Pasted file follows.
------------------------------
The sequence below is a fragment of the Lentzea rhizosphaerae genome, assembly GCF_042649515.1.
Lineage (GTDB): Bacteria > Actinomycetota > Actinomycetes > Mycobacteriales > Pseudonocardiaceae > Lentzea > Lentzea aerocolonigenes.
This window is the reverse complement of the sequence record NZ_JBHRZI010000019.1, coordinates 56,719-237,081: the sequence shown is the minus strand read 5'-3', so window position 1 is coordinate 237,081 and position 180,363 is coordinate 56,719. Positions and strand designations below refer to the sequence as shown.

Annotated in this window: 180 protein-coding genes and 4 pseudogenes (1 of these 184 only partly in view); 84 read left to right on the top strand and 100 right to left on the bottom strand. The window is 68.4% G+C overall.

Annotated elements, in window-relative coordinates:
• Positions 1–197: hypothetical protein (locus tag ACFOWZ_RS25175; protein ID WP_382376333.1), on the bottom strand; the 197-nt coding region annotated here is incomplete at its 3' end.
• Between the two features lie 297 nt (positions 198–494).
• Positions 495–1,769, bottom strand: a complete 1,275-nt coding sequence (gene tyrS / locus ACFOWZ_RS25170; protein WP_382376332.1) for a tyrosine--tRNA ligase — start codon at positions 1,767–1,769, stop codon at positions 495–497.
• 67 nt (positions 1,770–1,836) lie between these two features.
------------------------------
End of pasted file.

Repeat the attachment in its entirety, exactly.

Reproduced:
The sequence below is a fragment of the Lentzea rhizosphaerae genome, assembly GCF_042649515.1.
Lineage (GTDB): Bacteria > Actinomycetota > Actinomycetes > Mycobacteriales > Pseudonocardiaceae > Lentzea > Lentzea aerocolonigenes.
This window is the reverse complement of the sequence record NZ_JBHRZI010000019.1, coordinates 56,719-237,081: the sequence shown is the minus strand read 5'-3', so window position 1 is coordinate 237,081 and position 180,363 is coordinate 56,719. Positions and strand designations below refer to the sequence as shown.

Annotated in this window: 180 protein-coding genes and 4 pseudogenes (1 of these 184 only partly in view); 84 read left to right on the top strand and 100 right to left on the bottom strand. The window is 68.4% G+C overall.

Annotated elements, in window-relative coordinates:
• Positions 1–197: hypothetical protein (locus tag ACFOWZ_RS25175; protein ID WP_382376333.1), on the bottom strand; the 197-nt coding region annotated here is incomplete at its 3' end.
• Between the two features lie 297 nt (positions 198–494).
• Positions 495–1,769, bottom strand: a complete 1,275-nt coding sequence (gene tyrS / locus ACFOWZ_RS25170; protein WP_382376332.1) for a tyrosine--tRNA ligase — start codon at positions 1,767–1,769, stop codon at positions 495–497.
• 67 nt (positions 1,770–1,836) lie between these two features.